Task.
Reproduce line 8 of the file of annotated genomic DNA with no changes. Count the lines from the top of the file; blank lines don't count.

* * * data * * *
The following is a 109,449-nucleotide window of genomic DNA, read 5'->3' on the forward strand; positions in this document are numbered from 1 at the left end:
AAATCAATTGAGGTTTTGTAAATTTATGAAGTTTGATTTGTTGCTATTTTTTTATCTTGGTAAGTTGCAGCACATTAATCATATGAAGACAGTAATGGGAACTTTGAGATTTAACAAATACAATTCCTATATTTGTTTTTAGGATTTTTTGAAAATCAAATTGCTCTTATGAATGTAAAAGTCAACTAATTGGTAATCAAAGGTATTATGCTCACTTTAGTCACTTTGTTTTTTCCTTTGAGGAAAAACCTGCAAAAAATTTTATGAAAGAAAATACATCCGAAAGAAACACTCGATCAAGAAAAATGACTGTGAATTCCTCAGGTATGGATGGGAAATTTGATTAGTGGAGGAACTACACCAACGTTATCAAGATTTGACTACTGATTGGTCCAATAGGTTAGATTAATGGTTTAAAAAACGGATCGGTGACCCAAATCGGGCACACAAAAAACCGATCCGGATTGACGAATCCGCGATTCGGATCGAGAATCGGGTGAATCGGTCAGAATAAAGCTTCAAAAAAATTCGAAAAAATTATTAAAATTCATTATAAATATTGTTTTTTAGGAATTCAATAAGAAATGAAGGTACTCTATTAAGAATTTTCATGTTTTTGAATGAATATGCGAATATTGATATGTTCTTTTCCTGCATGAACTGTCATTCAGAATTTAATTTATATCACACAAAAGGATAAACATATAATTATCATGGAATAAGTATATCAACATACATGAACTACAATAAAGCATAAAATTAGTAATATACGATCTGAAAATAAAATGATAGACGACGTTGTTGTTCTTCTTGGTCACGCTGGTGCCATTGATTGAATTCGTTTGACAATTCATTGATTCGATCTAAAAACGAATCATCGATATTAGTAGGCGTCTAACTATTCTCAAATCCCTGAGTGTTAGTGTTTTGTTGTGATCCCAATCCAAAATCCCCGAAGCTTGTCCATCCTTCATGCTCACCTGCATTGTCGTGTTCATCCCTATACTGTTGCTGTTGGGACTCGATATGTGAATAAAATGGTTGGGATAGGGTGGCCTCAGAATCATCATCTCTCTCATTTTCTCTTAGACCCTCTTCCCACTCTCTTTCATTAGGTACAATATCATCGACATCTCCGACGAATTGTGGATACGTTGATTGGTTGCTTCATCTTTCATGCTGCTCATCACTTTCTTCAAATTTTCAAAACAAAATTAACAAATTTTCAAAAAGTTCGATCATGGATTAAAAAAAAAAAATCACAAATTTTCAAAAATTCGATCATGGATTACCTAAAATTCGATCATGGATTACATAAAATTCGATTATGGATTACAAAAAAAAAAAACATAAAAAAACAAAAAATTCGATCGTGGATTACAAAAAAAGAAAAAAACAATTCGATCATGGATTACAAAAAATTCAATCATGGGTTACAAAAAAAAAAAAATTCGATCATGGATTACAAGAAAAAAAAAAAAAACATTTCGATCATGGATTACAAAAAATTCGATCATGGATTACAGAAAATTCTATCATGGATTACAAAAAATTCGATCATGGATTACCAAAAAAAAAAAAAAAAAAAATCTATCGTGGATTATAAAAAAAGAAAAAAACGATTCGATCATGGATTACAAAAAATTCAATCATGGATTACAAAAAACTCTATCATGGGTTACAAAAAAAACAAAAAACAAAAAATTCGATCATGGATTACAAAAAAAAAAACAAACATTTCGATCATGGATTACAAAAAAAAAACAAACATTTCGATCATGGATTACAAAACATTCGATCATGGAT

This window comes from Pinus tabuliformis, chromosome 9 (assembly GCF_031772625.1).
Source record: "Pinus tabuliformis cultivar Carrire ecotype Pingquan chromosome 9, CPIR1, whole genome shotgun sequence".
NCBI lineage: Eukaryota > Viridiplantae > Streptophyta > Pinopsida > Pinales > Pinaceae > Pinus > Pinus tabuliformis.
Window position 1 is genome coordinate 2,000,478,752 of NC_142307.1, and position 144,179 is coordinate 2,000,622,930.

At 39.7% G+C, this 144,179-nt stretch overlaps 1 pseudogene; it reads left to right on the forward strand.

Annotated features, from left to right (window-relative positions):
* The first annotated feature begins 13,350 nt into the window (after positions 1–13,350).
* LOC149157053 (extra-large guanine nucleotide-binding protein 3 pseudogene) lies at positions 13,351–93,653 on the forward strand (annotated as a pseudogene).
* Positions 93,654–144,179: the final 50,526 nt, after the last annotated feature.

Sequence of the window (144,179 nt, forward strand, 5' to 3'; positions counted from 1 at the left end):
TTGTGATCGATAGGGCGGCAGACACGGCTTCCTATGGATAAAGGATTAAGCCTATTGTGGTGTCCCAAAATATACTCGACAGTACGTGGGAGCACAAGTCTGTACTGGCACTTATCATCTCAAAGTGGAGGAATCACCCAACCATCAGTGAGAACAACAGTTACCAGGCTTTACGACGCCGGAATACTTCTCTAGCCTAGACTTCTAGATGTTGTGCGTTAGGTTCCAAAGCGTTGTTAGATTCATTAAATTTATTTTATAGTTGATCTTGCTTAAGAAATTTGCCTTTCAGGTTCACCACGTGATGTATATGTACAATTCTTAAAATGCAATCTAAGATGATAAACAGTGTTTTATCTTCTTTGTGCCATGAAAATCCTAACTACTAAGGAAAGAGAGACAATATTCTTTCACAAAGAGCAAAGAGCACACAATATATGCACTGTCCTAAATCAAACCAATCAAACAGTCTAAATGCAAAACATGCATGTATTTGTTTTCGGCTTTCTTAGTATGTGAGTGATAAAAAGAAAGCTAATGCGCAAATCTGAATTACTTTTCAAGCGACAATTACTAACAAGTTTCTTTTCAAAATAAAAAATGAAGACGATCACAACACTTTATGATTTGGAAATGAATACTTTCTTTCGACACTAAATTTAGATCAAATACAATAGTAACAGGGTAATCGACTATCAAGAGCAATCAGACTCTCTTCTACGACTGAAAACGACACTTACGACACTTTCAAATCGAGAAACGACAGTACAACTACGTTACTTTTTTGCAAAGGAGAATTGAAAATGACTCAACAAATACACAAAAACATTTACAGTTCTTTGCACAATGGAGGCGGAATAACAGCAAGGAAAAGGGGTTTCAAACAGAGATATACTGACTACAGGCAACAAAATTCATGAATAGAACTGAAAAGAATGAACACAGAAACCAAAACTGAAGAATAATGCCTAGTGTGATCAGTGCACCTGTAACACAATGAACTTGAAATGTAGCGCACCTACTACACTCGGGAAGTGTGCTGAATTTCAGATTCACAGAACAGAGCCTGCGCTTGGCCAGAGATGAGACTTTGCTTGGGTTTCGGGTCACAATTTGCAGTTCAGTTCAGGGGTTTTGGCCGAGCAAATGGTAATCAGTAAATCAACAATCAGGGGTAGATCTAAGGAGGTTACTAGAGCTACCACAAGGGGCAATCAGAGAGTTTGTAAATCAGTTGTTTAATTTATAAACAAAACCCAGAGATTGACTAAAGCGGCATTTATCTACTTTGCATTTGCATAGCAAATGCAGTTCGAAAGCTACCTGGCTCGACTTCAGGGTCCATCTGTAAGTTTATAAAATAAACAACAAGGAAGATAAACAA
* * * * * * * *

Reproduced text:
Annotated features, from left to right (window-relative positions):